This study examines the association between CEO temporal focus and corporate engagement in philanthropy, and considers the moderating role of ownership. This association is investigated based on upper echelons theory and the conceptual framework of temporal focus. Using a sample of 2,285 observations of Chinese listed firms from 2010 to 2015, our results show that the relationship between CEO past focus and corporate philanthropy is positive in state-owned firms but negative in private firms. In addition, CEO future focus is negatively associated with charitable activities in state-owned firms, but positively associated with such activities in private companies. For present-oriented CEOs, the relationship between temporal focus and philanthropy is negative in both public and private firms, but the negative effect is stronger in private firms. The findings of this study show how CEOs' time perspectives shape their decisions on company engagement in philanthropic projects.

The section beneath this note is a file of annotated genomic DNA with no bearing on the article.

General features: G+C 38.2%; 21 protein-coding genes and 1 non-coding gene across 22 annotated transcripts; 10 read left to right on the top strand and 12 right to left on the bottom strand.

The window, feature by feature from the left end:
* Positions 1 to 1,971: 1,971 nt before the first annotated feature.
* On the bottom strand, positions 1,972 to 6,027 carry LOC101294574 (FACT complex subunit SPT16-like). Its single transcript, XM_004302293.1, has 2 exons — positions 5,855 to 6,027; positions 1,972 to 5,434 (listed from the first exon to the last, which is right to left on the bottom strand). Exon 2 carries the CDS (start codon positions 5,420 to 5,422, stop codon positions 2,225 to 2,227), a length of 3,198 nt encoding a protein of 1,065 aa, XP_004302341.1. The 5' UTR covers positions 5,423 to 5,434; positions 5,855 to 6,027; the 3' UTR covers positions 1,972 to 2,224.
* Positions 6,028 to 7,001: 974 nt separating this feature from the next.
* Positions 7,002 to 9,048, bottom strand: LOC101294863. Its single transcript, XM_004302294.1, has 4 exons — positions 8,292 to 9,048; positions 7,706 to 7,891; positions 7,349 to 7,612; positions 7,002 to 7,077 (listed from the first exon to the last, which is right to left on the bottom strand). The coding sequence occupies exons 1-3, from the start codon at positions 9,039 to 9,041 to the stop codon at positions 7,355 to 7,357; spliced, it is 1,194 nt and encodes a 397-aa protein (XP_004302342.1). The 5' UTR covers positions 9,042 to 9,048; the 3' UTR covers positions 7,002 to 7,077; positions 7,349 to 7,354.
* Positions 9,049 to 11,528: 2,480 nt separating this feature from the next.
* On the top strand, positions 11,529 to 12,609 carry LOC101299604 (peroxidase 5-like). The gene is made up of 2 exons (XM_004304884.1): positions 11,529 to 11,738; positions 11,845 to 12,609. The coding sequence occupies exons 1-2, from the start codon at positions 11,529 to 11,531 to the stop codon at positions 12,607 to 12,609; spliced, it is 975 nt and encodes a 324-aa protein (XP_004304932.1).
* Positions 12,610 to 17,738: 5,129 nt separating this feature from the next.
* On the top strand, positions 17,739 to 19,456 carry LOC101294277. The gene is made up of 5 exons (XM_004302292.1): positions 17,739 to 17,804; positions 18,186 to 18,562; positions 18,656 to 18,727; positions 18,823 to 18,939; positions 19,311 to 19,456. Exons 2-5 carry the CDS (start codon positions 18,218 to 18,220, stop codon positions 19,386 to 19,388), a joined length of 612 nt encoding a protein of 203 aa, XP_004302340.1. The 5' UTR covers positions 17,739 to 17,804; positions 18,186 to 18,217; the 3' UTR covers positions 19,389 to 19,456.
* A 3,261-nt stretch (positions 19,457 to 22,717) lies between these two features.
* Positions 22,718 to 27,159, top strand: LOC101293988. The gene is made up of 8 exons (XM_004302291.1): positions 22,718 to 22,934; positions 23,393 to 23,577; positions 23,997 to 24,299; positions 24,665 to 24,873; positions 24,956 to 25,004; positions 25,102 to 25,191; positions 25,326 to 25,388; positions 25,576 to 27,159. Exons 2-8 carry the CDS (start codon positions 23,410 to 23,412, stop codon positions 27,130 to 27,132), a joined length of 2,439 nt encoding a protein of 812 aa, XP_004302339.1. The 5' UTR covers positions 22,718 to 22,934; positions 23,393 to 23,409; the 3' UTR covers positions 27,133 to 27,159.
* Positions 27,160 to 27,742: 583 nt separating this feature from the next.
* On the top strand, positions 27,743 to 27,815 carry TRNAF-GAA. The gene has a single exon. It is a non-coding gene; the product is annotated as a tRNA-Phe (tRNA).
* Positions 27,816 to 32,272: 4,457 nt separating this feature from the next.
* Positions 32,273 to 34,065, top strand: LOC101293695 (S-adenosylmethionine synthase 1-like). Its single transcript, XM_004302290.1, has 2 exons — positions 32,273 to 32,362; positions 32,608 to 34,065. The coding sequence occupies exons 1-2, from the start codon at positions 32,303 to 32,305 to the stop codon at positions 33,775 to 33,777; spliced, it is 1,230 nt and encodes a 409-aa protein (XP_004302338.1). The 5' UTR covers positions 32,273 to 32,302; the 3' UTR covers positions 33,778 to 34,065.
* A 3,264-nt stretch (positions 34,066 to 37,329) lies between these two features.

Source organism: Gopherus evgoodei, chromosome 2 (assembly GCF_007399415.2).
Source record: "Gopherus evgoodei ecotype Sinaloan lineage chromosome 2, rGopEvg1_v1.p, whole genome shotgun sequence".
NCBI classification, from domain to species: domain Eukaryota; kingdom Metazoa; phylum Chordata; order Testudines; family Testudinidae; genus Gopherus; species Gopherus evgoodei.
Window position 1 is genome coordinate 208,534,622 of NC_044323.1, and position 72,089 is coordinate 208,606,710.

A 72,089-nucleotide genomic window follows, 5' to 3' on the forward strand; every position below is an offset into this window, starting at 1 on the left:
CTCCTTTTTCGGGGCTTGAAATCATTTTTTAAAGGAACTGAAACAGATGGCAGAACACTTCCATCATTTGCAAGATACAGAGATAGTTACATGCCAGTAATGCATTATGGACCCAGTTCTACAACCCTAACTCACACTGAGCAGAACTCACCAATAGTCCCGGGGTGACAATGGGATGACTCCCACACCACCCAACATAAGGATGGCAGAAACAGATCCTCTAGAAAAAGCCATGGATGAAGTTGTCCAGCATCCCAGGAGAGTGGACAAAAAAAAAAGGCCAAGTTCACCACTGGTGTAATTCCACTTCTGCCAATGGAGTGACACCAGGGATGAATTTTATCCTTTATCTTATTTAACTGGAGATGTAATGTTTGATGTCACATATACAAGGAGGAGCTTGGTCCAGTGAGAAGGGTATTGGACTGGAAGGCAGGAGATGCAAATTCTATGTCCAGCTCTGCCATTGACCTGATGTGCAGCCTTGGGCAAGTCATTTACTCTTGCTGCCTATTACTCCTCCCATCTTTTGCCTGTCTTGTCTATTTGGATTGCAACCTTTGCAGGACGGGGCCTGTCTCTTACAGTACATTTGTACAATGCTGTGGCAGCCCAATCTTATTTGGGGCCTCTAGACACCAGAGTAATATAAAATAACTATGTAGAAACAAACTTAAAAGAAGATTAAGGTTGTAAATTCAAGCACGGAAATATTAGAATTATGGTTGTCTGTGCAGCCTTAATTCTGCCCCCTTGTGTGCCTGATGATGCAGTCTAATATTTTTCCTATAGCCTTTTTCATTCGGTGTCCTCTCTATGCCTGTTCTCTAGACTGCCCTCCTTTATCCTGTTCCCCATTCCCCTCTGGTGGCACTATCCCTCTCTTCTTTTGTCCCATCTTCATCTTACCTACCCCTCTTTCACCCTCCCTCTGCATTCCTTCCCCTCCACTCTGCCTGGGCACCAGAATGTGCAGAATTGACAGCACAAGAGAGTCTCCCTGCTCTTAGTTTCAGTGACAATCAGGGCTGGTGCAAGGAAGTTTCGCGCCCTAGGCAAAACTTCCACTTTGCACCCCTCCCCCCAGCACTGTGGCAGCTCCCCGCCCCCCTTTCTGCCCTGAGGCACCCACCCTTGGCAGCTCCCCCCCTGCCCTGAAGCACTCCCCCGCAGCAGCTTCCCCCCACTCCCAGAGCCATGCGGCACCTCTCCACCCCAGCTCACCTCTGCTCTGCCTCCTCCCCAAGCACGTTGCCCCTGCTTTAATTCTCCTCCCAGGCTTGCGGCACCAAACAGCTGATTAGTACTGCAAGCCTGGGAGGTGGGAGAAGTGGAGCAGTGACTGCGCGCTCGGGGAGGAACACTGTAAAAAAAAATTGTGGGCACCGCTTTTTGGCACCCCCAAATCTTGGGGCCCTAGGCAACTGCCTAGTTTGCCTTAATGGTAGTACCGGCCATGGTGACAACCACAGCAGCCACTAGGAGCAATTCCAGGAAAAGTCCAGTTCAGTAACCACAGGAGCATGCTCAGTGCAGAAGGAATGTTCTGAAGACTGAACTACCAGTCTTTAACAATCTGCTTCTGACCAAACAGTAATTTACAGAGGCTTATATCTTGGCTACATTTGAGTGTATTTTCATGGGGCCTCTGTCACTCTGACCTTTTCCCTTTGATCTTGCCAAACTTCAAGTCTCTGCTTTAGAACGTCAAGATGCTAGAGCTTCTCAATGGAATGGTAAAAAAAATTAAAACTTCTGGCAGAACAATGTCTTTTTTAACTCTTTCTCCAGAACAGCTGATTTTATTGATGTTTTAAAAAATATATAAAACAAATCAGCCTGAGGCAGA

CEO temporal focus
CEO time perspective
Building on stakeholder theory, the paper argues that geographical differences in stakeholders? reactions to corporate philanthropy lead to differences in the relationship between corporate philanthropy and corporate financial performance across regions. When comparing the United States and China and different regions within China, it is found that the differences in stakeholder perceptions (as reflected by sinful industry) and information availability (as indicated by advertising intensity) across regions significantly moderate the corporate philanthropy?corporate financial performance relationship. The findings show that the value of corporate philanthropy varies by region and that stakeholder perception and information availability are two important mechanisms through which corporate philanthropy influences corporate financial performance.